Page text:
"The Cry of Captivity" – a prayer book and calendar for the New Year 5705 – 1944
In the summer of 1942, at the age of 27, Shlomo Ullmann was drafted into the Hungarian labor battalions. The Fascist government in Hungary sent male Jews of military age to forced labor on the battlefront. They were forced to clear mines and dig anti-tank ditches in terrible conditions, at the same time suffering humiliation and degradation at the hands of their commanding officers.
In early 1943, many Jews took advantage of the pandemonium during a battle to escape to Soviet-held territory, thereby hoping to alleviate the conditions of slavery they suffered under Hungarian command. They quickly discovered that they had jumped from the frying pan into the fire: the Soviet troops sent them to camps where they were imprisoned under appalling conditions together with German and Hungarian prisoners-of-war.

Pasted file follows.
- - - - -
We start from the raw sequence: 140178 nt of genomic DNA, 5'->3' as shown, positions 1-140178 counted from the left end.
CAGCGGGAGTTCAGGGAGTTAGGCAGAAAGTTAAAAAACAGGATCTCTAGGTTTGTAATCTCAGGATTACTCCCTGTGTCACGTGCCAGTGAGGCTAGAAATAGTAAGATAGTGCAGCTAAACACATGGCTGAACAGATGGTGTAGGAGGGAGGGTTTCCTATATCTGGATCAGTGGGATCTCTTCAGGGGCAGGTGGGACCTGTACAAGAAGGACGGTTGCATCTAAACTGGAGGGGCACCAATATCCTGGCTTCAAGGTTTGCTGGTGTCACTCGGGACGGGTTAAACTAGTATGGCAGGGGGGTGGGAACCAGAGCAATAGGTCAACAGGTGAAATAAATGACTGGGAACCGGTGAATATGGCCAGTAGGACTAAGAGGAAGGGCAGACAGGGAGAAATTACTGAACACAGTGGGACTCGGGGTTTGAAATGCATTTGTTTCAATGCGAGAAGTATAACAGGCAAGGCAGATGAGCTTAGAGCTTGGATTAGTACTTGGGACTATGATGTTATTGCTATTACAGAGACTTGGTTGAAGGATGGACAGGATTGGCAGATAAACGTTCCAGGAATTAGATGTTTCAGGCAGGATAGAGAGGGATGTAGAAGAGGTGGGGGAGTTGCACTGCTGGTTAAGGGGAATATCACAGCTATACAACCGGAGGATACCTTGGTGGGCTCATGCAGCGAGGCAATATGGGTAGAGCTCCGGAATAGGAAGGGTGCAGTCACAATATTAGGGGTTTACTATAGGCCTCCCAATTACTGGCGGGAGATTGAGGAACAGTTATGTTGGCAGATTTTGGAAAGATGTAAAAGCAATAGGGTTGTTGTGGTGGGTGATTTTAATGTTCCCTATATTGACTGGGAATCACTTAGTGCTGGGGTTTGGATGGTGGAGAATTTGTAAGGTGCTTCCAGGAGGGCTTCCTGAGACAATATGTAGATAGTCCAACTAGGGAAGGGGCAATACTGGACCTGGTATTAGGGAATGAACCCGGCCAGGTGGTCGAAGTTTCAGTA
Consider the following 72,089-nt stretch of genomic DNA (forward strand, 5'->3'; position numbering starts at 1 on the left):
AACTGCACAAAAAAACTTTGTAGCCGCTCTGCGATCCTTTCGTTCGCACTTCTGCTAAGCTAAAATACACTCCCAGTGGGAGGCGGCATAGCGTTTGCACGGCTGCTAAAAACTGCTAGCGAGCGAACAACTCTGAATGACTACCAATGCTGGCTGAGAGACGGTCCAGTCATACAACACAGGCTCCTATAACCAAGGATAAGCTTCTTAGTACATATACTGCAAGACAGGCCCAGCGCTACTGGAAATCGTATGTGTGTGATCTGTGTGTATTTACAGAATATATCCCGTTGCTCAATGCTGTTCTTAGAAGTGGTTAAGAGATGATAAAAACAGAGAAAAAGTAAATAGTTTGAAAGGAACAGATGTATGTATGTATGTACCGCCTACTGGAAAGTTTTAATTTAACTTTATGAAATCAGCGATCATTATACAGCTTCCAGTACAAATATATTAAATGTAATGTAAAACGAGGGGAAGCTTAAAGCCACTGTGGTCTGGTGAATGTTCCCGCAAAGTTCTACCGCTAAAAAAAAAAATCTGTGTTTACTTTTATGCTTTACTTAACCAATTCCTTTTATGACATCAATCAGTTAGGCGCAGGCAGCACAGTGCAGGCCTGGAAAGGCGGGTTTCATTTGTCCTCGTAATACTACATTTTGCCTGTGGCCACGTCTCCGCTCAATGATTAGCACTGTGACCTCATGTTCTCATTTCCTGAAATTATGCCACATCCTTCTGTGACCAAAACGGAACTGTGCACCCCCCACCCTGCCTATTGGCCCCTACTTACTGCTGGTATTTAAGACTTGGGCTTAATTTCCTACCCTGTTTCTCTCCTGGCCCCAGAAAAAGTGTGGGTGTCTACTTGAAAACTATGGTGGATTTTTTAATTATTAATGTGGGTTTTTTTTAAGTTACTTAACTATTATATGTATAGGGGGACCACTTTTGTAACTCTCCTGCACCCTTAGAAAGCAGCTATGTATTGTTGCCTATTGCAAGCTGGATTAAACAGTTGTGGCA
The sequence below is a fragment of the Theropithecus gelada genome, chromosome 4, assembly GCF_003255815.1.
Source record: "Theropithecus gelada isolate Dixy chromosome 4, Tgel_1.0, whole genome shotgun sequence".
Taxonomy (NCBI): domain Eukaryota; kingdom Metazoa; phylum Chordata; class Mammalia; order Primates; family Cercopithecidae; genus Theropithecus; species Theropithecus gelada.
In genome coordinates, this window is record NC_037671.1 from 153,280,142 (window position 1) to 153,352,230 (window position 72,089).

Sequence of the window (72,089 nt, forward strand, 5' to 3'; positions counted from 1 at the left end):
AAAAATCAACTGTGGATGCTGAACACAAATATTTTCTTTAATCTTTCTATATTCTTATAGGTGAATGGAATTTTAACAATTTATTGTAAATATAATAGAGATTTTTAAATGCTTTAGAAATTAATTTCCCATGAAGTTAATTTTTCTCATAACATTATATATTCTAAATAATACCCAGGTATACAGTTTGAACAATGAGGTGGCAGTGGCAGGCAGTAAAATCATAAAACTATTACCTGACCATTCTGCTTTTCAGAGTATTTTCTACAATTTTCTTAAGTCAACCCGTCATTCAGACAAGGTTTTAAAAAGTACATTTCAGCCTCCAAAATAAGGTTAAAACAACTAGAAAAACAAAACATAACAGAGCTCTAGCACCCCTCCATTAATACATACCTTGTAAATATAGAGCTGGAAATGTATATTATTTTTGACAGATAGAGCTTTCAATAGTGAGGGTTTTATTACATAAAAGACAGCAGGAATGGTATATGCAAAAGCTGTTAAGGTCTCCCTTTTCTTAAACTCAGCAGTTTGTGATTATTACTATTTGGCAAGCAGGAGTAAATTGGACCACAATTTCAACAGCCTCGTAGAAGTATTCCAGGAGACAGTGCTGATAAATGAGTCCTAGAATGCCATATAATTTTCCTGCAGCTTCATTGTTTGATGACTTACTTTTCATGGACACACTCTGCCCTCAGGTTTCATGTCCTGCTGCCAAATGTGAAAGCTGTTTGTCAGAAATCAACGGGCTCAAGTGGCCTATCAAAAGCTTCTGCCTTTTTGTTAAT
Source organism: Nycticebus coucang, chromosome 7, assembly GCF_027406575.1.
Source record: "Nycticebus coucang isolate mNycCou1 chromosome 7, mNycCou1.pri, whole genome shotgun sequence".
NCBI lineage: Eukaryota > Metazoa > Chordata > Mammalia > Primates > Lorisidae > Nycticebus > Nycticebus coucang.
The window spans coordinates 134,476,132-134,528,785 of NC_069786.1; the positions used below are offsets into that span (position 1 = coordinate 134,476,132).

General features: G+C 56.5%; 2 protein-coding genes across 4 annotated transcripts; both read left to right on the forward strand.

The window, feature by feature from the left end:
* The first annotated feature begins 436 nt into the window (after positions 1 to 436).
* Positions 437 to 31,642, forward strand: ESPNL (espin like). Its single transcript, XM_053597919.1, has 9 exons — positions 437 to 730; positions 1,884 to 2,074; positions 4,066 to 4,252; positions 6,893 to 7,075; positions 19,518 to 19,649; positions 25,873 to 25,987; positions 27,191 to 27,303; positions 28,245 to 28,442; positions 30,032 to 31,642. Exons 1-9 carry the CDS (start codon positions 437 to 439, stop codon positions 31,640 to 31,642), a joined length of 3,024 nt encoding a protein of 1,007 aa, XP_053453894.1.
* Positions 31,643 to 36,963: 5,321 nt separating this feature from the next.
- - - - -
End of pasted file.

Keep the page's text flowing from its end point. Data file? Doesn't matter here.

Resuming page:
A few months after their capture, in the summer of 1943, a rumor spread among the prisoners that a train travelling to Siberia would stop nearby and anyone who managed to get to the train could escape the camp. Seeing this as his last opportunity to survive, Shlomo crawled hundreds of meters to the station, and managed to jump on board and travel to a camp with improved conditions.
In this camp he met Mordecai Glick, and the two worked together to create a handwritten Machzor for the High Holy Days and a Jewish calendar. Together they remembered the prayers, and Mordecai wrote them down on pages of Soviet propaganda, printed on tobacco leaves, which Shlomo took from the infirmary. They managed to make two copies of the prayer book, one for each of them.
Yad Vashem Artifacts Collection
Gift of Rachel Ullmann and Chana (Ullmann) Bechor, Kiryat Tivon